Sailing: Ainslie's fightback makes up for Percy and Mitchell bronze

Britain's sailors were bubbling yesterday as in event after event they delivered performances which had the Olympic team-manager, Stephen Park, talking about an "excitement which can lift the whole team down here".

As Park was speaking, the first medal winners were also up on the podium. Iain Percy, the Finn gold medal winner in Sydney in 2000, with his crew Steve Mitchell took bronze in the Star keelboat.

However, it was not what they had planned, meaning they had lost the world title they won in Los Angeles last year. The gold medal went to Xavier Rohart and Pascal Rambeau, of France, but it still allowed the British Olympic Association to confirm the pair's selection for Athens.

Percy is a plain-speaking man and he was disappointed with an overall performance which slipped badly in the last two races of a series shortened by one to 10. But the strain of a late August pre-Olympics in Athens and a European Championship in Portugal ahead of the competition here had just been too demanding.

Equally self-critical, Ben Ainslie, defending his world title in the Finn class which Percy had dominated before him, had reached the halfway stage in second place. Nevertheless he was dissatisfied, saying he thought it was "time to go away and think about it" because he was experiencing "a bad patch".

Yesterday, he put in a typically powerful display to win the first race and a combative display in the second as he slugged it out for the runners-up spot with the 1996 Olympic gold medallist, Mateusz Kusnierewicz, of Poland.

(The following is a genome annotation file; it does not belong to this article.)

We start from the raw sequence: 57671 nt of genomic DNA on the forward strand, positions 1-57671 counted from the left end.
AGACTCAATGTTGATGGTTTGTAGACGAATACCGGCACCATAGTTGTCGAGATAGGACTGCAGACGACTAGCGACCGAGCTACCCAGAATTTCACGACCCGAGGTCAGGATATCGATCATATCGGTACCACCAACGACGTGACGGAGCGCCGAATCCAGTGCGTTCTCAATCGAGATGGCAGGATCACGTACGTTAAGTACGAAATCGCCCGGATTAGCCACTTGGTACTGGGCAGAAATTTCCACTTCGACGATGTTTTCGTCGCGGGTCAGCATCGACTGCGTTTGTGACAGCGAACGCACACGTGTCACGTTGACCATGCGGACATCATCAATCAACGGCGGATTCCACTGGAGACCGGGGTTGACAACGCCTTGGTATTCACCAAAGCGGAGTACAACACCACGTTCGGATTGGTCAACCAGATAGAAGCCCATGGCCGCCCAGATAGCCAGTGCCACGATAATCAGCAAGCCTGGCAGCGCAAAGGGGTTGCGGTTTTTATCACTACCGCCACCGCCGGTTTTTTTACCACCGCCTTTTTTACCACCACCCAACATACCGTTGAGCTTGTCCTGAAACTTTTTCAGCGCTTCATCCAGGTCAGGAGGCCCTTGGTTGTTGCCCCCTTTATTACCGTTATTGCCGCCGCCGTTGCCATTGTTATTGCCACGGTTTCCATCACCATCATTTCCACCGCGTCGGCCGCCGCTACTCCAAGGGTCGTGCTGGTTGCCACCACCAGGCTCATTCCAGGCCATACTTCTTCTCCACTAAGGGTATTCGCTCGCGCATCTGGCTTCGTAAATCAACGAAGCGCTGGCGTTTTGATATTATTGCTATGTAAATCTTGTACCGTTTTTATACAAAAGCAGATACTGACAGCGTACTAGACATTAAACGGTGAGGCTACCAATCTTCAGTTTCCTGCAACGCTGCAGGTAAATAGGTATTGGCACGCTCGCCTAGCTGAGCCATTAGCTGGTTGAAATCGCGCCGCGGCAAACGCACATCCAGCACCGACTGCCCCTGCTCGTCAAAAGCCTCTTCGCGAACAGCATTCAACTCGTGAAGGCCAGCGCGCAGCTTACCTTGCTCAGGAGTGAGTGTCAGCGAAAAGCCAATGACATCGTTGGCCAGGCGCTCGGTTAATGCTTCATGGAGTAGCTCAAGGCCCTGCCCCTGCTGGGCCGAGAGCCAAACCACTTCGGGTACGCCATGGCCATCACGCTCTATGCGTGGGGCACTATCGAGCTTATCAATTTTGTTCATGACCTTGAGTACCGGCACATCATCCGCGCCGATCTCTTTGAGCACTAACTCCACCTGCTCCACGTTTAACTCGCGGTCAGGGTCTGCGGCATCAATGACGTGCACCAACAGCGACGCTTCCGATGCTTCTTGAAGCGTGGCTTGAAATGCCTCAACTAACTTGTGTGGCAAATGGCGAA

It was settled in Ainslie's favour by an umpire yellow-flagging the Pole into taking penalty turns 20 yards from the line.

That, with three races to go, put Ainslie in the lead overall. In second place is his great rival Andrew Simpson, a sign of the British strength which had Park adding: "Other sailors having good performances raises everybody's game."

Those other competitors include Leigh McMillan and Mark Bulkeley, who lead the Tornado catamarans, and Chris Draper and the Sydney silver medallist Simon Hiscocks, who go into the second and final section of the 49er dinghy similarly in command.

Improving throughout the season, Christina Bassadone and Katherine Hopson are lying second overall in the 470 dinghy, while seventh overall in the three-woman Yngling keelboat was also enough for Simon Clegg, the chief executive of the BOA, to confirm the team's selection for Athens.

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